Korean, like [[JapaneseHonorifics Japanese]], has an extensive system of honorifics, words usually appended to the ends of names or pronouns to indicate the relative ages and social positions of the speakers. Immigrants to the Koreas often find this idea difficult to grasp, but it is a very important feature of language. Using the wrong honorific can and will cause offense.
* Si (씨; pronounced ''shee''): When appended to a full name or personal name, it indicates that the speaker considers the speakee to be of the same or a higher social level than themselves, and is most commonly used to refer to strangers or acquaintances. When appended to a surname, it indicates that the speaker considers themselves to be of a higher station than the speakee, and has a "distant" connotation that is considered rude if applied to elders.
* Gun (군): Used in the same context as ''Si'' but applied to unmarried men/male minors only.
* Yang (양): Used in the same context as ''Si'' but applied to unmarried women/female minors only.
* Seonsaeng (선생): Very respectful, commonly translated as ''master'' or ''teacher''. On its own, it is applied to doctors and teachers. Shares the same Chinese characters as the Japanese word ''sensei''.
* Gwiha (귀하): Reserved for letters and messages, when referring to the recipient. Dropped for informal situations.
* Gakha (각하): Reserved for high-ranking politicians, including the president.
* Seonbae (선배): Used in a company for senior employees, or in schools for those in higher classes. May be used as both an honorific and a title. Equivalent to Japanese ''[[SempaiKohai -senpai]]''.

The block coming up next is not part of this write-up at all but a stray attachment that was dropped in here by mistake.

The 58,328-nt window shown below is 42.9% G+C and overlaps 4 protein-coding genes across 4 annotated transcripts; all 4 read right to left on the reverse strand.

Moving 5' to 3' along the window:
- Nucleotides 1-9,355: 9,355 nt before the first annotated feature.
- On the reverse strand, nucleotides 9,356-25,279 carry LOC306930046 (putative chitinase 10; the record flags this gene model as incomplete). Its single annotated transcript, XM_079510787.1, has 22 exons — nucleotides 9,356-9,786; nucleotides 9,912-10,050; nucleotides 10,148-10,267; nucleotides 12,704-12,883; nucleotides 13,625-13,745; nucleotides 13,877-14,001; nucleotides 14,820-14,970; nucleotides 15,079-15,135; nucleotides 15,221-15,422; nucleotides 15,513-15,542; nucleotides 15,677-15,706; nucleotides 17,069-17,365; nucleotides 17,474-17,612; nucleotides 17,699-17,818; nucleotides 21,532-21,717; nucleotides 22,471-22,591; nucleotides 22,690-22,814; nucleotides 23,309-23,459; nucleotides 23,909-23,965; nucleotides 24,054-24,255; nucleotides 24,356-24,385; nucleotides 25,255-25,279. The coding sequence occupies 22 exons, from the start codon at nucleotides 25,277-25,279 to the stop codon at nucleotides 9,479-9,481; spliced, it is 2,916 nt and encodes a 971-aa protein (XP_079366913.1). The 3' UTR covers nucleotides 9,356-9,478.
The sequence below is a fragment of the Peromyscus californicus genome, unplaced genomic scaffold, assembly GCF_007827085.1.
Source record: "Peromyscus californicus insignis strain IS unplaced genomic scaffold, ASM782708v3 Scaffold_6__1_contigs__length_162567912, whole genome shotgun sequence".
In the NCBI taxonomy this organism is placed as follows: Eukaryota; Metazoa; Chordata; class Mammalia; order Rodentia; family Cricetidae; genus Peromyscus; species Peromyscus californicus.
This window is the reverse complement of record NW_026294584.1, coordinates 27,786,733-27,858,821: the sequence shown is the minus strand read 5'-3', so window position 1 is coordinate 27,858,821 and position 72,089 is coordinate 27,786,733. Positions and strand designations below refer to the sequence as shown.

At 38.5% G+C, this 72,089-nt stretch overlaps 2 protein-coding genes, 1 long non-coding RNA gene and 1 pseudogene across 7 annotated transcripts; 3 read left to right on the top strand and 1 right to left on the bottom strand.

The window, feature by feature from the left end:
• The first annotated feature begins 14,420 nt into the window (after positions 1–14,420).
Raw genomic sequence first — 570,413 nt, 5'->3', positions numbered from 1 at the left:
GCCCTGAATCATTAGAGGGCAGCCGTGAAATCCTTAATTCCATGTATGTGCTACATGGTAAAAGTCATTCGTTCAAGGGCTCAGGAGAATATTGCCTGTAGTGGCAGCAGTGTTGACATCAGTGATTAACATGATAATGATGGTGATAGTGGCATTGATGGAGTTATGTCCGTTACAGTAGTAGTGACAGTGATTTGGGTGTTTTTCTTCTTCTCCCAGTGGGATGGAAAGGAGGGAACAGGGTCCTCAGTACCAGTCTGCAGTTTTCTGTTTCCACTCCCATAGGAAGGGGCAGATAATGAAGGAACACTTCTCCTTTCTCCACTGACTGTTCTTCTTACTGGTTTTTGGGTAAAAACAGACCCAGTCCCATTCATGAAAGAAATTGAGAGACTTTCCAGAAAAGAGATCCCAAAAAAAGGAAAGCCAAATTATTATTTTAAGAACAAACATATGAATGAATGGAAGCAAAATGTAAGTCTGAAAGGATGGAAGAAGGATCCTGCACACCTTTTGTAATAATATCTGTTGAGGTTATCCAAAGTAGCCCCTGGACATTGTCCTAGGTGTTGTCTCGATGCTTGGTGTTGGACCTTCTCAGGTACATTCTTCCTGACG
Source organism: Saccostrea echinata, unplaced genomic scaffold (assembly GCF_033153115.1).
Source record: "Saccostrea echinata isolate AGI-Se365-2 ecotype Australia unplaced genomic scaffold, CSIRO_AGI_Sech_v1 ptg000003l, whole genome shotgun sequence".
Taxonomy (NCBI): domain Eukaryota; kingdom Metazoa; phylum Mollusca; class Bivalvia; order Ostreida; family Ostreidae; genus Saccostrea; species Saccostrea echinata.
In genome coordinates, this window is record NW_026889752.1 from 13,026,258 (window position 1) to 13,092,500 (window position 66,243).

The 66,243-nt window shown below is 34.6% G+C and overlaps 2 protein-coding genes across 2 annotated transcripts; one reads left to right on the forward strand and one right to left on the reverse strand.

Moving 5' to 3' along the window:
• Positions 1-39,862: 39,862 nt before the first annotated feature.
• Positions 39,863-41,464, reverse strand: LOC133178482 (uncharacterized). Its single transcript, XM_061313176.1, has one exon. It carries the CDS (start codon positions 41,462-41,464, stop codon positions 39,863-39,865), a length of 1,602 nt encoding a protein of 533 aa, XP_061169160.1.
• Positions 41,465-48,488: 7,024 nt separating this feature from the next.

* Hubaei (후배): Junior; may be used as an honorific or a title. Equivalent to Japanese ''[[SempaiKohai -kohai]]''.
* Junha (전하): Archaic honorific from the Choson dynasty, used to refer to a King. Usually translated ''His Excellency''.
* Nari (나리 or 나으리): Archaic honorific from the Choson dynasty. Used by commoners to refer to nobles below the king.
* Nim (님): Reserved for anyone of a higher station than the speaker, or those whom the speaker holds in high regard. For example, students may call their upperclassmen ''Seonbae-nim''. It may be dropped if the parties involved are close enough that such formalities are unnecessary, such as with family and close friends. However, this honorific is mandatory for the formal use of the word ''Seonsaeng'':''Seonseang-nim'' is respectful, but just ''Seonsaeng'' is considered (in some cases) very rude.
* Dongmu (동무; "[[SpellMyNameWithAnS Tongmu]]" according to the [=McCune=]-Reischauer transliteration used in North Korea): The Korean equivalent to the word "comrade". In North Korea, just like in the Soviet Union and many other Eastern Bloc countries, this word replaced most of the existing titles and honorifics as a standard form of address meaning "fellow revolutionary", whereas in the South it has mostly gone out of use due to its association with the DirtyCommunists.
* Oppa (오빠): For a female's older brother (literally and figuratively) and for older (but not ''that'' much older) men whom the women trust. Women often use it for their boyfriends as well. The female equivalent is "Unni" (언니). Men never use either of these.
* Hyung (형): For a male's older brother (literally and figuratively) and for men they're close to/respect. The female equivalent is "Nuna" (누나). Women never use either of these.